CBSN

The Pain Truth - 5 Surprising Pain Triggers

NEW YORK - Ever felt muscle tension for no apparent reason? Or gotten a headache out of the blue?

The cause could be something you're doing every day, but just aren't aware could be a pain trigger.

On "The Early Show on Saturday Morning," Dr Kavita Mariwalla, a dermatologist at St. Luke's-Roosevelt Hospital in New York, pointed to five things in your daily routine that you may not realize could prompt pain:

1. Pain Trigger: Your Wallet

Your wallet can be a real pain in the back and the buttocks, and it can even lead to shooting pains down one leg. Tucked in a back pocket, it may rest directly over the piriformis muscle, which is located over the sciatic nerve, compressing and irritating it day after day. A fat wallet may also put the spine slightly out of alignment, causing muscle tension.

Solution: Remove your wallet before sitting, especially in the car. If you have sciatic pain try alternating heat and ice treatments and Advil, Alleve or Motrin for the first 72 hours.

2. Pain Triggers: Cheese and Wine

Cheese lovers, take note - your favorite food may be the reason for all those headaches. Aged cheese, such as blue cheese, brie, cheddar, feta, mozzarella, parmesan and Swiss, contain a substance called tyramine. This notorious headache trigger is also found in some processed meats and beverages. Tannins are another common trigger for headaches and are found in red wine.

Solution: Keep a food diary to help spot links between foods and headaches, so you'll know what to avoid. Stick to white wine instead of red and if you must have red, try lighter wines like Beaujolais or Pinot Noir.

3. Pain Trigger: Your Workstation

A desk job at an office has some dangers. Computers and typing may be putting you at risk for overuse injuries. If you spend many hours a day at your desk or workstation, give some thought to the setup. A poorly positioned chair can cause you to slouch forward, straining the back and neck. A monitor that's too low or too high will also strain the neck. If your job involves a lot of typing, you may be at risk for carpal tunnel syndrome. This is a nerve problem that causes pain, numbness, and tingling in the hands or wrists. The condition is more likely to develop if you keep your wrists bent to access your keyboard. Headaches that are centered behind the eyebrows may be due to eyestrain from staring at a computer screen that is poorly lit. You may also be in need of a new prescription if you are doing most of your work in an area without enough light.

Solution: Place your monitor with the top of the screen at eye level. Position your chair so that you are sitting straight with your feet on the floor. Use a cushion to support the lower back if needed. Tilt your keyboard so that your wrists are slightly bent and consider a gel pad to rest your hands on while typing. For eye strain, adjust the brightness of your monitor or bring in extra lighting for your workstation. You may also need something as simple as a new prescription, so be sure to schedule an eye exam.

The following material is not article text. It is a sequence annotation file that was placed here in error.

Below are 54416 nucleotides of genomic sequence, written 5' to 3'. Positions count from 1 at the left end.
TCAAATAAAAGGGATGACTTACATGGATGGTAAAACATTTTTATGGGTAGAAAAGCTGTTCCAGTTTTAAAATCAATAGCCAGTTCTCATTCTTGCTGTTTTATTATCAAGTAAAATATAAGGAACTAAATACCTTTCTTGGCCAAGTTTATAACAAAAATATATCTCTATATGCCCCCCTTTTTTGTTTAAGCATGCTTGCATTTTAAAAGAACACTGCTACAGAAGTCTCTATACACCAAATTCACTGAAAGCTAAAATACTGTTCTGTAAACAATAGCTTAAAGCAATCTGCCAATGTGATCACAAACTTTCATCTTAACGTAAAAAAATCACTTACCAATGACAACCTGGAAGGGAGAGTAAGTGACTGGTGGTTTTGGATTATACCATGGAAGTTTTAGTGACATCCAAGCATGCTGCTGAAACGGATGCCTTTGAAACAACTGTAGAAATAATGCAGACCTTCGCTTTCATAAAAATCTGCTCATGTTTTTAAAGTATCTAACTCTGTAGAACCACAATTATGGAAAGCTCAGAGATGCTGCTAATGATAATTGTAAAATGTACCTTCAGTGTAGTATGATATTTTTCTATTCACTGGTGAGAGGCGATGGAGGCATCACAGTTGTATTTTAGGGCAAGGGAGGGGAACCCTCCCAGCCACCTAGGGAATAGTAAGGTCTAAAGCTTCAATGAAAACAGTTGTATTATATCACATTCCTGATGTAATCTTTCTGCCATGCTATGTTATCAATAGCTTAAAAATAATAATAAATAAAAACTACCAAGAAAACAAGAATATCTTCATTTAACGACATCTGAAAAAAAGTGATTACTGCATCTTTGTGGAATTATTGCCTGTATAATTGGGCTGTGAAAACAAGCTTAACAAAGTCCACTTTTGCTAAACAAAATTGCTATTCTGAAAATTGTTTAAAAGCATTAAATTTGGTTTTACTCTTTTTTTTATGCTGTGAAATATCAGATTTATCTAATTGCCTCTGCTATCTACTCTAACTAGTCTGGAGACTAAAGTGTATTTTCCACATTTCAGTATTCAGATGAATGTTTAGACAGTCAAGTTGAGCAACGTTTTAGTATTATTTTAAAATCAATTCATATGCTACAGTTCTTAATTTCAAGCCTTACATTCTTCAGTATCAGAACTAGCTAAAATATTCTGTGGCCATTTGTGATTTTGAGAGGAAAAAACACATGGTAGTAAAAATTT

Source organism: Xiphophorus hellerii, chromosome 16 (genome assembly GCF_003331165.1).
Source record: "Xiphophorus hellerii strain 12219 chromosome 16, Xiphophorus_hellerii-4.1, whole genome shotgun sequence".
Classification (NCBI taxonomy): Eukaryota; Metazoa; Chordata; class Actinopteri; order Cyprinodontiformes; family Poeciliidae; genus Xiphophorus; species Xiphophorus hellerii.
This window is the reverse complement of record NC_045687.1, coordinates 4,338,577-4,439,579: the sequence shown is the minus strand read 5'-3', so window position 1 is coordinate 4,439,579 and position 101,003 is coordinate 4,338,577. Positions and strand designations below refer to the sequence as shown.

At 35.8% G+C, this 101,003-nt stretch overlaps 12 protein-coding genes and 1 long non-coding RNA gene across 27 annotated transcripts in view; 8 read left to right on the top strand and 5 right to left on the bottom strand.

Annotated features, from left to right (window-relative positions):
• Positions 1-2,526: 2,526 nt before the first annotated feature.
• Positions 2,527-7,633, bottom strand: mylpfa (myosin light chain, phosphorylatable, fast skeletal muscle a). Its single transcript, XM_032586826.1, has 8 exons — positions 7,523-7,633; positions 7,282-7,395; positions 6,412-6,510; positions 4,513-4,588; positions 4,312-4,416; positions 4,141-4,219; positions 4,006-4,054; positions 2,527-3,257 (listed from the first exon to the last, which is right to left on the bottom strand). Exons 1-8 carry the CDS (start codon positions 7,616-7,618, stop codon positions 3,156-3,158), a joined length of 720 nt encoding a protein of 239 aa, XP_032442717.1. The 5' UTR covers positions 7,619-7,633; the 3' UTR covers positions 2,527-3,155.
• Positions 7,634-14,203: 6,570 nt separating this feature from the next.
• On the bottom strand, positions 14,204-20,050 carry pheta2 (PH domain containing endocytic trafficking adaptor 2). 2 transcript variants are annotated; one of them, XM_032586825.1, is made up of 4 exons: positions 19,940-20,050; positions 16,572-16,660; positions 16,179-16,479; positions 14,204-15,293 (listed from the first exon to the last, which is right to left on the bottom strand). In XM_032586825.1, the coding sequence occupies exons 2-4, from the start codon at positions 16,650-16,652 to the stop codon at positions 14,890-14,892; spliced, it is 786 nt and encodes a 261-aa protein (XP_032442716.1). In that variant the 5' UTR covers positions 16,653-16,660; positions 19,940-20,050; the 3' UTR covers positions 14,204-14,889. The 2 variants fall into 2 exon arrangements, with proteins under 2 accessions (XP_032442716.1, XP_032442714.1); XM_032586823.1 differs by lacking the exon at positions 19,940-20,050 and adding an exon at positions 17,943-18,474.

4. Pain Trigger: Sleep Habits

If you wake up sore most mornings, take a good look at your sleep posture. Stomach sleepers may twist their necks to the point of hyperextension. Other people sleep on their sides with one arm overhead. After many hours, this position can strain the shoulder.

Solution: The safest ways to sleep are on your back or on your side with your arms below shoulder level. Side sleepers can place a pillow between the knees to support the lower back.

5. Pain Trigger: Smart Phones

Do you have a phone that lets you text, surf the web, and play games? That's a lot of mileage for your thumbs. Doctors have begun seeing arthritis at the base of the thumb in people as young as 30.

Solution: When your thumbs begin to ache, give the texting a rest. Try simple exercises like squeezing a tennis ball in one hand to strengthen your hand muscles. If pain continues, use your phone to make an actual call - to a doctor. There are effective treatments for arthritis.

When to See the Doctor About Pain

1) Chest pain: If you feel pain in your chest, don't dismiss it as a muscle ache. Especially if you feel like there is "an elephant sitting on your chest" or if the pain radiates down your left arm. It may be the sign of a heart attack.

2) Severe headache: Even if you are prone to headaches, if you suddenly develop what doctors call the "worst headache of your life," go to the nearest emergency room to make sure it is not something serious that requires medical intervention.

3) Pain accompanied by numbness and tingling: Back pain usually resolves with rest, but if you develop numbness or tingling in an extremity, call a doctor right away to make sure you don't have a disc problem or something more serious like spinal stenosis.